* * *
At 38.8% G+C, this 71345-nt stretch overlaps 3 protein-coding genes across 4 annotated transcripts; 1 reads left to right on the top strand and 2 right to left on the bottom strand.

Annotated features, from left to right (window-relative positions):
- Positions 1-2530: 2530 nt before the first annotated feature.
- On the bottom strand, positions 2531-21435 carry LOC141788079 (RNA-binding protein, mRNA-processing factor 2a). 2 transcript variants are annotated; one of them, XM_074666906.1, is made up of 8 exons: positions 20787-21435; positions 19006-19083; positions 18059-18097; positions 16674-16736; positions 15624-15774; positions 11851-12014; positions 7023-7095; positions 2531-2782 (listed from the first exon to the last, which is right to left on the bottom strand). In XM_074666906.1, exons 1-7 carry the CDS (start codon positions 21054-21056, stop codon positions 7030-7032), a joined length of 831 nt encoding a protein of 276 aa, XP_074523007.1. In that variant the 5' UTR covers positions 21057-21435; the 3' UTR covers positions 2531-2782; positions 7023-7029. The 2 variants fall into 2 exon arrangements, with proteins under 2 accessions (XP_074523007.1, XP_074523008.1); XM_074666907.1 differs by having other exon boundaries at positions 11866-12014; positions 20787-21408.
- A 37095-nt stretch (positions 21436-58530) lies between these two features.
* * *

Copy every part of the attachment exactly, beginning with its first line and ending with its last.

At 38.8% G+C, this 71345-nt stretch overlaps 3 protein-coding genes across 4 annotated transcripts; 1 reads left to right on the top strand and 2 right to left on the bottom strand.

Annotated features, from left to right (window-relative positions):
- Positions 1-2530: 2530 nt before the first annotated feature.
- On the bottom strand, positions 2531-21435 carry LOC141788079 (RNA-binding protein, mRNA-processing factor 2a). 2 transcript variants are annotated; one of them, XM_074666906.1, is made up of 8 exons: positions 20787-21435; positions 19006-19083; positions 18059-18097; positions 16674-16736; positions 15624-15774; positions 11851-12014; positions 7023-7095; positions 2531-2782 (listed from the first exon to the last, which is right to left on the bottom strand). In XM_074666906.1, exons 1-7 carry the CDS (start codon positions 21054-21056, stop codon positions 7030-7032), a joined length of 831 nt encoding a protein of 276 aa, XP_074523007.1. In that variant the 5' UTR covers positions 21057-21435; the 3' UTR covers positions 2531-2782; positions 7023-7029. The 2 variants fall into 2 exon arrangements, with proteins under 2 accessions (XP_074523007.1, XP_074523008.1); XM_074666907.1 differs by having other exon boundaries at positions 11866-12014; positions 20787-21408.
- A 37095-nt stretch (positions 21436-58530) lies between these two features.